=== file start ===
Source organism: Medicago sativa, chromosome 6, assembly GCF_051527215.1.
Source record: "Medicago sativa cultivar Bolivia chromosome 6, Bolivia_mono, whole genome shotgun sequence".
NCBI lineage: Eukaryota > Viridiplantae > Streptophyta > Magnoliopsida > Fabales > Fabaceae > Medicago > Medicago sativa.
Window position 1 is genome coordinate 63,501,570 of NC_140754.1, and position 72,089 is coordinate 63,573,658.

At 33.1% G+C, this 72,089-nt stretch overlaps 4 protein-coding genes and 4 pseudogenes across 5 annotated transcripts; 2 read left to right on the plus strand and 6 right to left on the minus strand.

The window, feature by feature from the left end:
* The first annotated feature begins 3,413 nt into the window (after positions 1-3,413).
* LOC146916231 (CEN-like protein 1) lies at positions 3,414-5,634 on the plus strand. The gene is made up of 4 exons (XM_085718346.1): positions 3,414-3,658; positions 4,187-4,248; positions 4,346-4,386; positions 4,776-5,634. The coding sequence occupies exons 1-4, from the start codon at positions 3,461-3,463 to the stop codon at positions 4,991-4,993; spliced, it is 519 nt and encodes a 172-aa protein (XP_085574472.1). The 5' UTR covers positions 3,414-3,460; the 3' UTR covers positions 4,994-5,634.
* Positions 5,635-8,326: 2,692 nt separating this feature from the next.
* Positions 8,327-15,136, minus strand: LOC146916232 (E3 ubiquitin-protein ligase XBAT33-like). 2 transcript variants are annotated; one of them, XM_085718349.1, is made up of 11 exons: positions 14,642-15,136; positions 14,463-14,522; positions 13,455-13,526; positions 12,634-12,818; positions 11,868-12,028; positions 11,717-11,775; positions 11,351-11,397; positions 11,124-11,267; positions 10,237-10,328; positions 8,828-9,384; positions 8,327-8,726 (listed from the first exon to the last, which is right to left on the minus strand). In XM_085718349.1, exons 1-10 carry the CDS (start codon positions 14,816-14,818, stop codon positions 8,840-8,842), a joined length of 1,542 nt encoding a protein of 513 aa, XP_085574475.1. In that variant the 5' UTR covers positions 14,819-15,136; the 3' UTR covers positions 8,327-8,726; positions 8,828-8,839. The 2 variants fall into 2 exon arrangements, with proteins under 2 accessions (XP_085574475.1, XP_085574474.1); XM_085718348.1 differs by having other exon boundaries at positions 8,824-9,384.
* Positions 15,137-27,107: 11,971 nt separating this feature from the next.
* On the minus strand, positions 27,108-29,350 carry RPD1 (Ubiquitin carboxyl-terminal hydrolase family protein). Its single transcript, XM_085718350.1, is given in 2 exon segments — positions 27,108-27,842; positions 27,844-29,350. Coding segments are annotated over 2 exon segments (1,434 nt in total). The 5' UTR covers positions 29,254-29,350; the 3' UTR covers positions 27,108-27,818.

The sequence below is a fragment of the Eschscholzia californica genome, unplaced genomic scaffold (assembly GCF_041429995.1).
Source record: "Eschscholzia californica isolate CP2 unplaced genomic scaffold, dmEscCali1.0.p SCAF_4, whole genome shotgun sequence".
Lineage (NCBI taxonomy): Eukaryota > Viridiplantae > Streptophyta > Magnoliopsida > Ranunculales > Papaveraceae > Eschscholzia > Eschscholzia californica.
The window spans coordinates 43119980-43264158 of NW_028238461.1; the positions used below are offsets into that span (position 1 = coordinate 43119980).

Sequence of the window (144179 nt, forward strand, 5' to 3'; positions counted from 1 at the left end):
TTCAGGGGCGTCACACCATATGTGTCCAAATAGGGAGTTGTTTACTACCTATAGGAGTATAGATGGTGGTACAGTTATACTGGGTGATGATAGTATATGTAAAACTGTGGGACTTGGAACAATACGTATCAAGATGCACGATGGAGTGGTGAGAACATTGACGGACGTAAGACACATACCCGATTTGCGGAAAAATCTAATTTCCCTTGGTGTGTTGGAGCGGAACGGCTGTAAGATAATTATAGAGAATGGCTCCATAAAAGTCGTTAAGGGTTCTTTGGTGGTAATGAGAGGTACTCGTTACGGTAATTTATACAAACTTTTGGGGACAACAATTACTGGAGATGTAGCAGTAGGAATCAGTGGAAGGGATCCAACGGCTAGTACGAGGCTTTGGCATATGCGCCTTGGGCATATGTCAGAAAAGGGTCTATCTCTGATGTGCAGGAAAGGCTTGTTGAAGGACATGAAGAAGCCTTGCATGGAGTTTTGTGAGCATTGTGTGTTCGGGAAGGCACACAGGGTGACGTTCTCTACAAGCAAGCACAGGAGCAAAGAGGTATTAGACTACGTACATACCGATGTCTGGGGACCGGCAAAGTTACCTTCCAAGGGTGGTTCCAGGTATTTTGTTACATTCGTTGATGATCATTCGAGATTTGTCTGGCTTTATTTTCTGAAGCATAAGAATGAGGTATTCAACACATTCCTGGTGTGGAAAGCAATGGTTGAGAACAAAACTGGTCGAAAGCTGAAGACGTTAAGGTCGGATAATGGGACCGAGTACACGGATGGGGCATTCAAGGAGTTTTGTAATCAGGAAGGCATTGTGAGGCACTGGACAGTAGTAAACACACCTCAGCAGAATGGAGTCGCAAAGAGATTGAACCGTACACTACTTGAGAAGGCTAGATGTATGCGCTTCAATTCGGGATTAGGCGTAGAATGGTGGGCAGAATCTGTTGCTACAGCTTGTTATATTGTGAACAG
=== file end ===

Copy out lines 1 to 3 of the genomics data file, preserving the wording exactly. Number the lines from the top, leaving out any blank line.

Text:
Source organism: Medicago sativa, chromosome 6, assembly GCF_051527215.1.
Source record: "Medicago sativa cultivar Bolivia chromosome 6, Bolivia_mono, whole genome shotgun sequence".
NCBI lineage: Eukaryota > Viridiplantae > Streptophyta > Magnoliopsida > Fabales > Fabaceae > Medicago > Medicago sativa.